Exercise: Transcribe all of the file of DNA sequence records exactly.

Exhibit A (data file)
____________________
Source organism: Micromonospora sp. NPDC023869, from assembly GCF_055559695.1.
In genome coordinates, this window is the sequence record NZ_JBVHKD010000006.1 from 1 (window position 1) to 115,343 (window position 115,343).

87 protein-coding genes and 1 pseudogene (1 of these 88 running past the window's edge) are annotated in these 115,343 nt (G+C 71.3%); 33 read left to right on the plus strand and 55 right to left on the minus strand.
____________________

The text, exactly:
Source organism: Micromonospora sp. NPDC023869, from assembly GCF_055559695.1.
In genome coordinates, this window is the sequence record NZ_JBVHKD010000006.1 from 1 (window position 1) to 115,343 (window position 115,343).

87 protein-coding genes and 1 pseudogene (1 of these 88 running past the window's edge) are annotated in these 115,343 nt (G+C 71.3%); 33 read left to right on the plus strand and 55 right to left on the minus strand.